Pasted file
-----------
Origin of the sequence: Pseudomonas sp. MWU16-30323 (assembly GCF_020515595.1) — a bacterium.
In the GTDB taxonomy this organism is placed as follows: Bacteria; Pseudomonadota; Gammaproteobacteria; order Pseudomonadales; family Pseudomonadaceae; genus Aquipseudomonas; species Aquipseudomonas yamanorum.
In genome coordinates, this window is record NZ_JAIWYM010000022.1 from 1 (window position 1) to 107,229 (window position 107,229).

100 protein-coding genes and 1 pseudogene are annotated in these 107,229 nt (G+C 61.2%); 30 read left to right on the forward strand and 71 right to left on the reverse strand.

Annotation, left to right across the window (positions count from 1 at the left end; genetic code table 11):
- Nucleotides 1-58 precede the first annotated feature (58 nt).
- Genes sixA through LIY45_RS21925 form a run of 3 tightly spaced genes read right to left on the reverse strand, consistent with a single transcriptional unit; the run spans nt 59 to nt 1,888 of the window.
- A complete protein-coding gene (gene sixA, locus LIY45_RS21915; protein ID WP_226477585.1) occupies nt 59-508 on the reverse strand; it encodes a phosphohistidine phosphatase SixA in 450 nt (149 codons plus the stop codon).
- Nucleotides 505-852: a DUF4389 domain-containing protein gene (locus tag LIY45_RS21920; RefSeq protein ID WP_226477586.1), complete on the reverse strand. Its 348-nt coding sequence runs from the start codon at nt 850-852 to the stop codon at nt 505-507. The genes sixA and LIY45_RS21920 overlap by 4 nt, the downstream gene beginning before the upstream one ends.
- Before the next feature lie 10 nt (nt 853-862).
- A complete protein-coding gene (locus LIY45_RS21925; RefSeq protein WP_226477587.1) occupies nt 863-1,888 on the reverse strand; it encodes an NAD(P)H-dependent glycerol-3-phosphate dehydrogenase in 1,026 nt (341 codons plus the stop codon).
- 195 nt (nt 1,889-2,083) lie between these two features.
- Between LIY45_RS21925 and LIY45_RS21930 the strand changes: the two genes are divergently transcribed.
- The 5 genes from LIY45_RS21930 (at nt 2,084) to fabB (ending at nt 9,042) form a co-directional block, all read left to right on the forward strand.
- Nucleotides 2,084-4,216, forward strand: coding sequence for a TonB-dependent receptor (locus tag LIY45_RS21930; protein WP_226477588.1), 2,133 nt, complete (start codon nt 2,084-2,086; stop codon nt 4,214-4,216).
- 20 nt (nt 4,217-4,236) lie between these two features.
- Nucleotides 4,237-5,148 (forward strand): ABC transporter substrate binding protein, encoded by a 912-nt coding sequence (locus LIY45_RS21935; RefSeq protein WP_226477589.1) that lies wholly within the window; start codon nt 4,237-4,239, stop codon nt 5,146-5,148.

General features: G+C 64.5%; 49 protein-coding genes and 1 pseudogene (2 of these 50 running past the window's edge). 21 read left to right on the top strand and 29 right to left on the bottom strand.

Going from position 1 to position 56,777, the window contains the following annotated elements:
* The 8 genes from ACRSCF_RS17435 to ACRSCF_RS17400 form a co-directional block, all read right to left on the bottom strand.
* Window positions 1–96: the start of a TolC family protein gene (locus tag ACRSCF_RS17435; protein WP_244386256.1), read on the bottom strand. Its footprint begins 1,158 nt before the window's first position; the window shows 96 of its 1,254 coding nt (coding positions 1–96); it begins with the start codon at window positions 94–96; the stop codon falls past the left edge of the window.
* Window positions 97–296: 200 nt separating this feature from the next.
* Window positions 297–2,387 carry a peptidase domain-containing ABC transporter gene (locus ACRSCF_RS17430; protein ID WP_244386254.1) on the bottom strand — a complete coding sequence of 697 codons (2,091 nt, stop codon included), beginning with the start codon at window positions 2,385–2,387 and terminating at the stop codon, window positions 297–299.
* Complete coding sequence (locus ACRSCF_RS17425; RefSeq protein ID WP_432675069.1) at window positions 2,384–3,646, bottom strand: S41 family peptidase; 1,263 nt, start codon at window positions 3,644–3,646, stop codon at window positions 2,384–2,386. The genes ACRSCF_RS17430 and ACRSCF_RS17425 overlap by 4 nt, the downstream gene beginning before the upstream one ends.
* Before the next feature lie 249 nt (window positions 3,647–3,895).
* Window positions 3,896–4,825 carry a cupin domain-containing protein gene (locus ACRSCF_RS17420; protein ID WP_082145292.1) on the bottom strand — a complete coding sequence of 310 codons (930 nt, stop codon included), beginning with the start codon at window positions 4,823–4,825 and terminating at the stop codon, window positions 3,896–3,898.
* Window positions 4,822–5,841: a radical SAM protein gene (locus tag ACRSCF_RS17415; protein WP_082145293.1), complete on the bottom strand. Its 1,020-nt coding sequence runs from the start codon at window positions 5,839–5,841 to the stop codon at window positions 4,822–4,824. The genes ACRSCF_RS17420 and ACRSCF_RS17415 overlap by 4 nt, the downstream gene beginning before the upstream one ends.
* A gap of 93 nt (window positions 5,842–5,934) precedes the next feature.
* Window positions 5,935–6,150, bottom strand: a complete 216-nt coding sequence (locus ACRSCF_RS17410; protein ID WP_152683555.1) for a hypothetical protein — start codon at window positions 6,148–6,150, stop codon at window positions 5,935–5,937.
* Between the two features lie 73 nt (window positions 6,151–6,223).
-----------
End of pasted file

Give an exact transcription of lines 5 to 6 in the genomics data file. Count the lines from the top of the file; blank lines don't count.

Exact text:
Annotation, left to right across the window (positions count from 1 at the left end; genetic code table 11):
- Nucleotides 1-58 precede the first annotated feature (58 nt).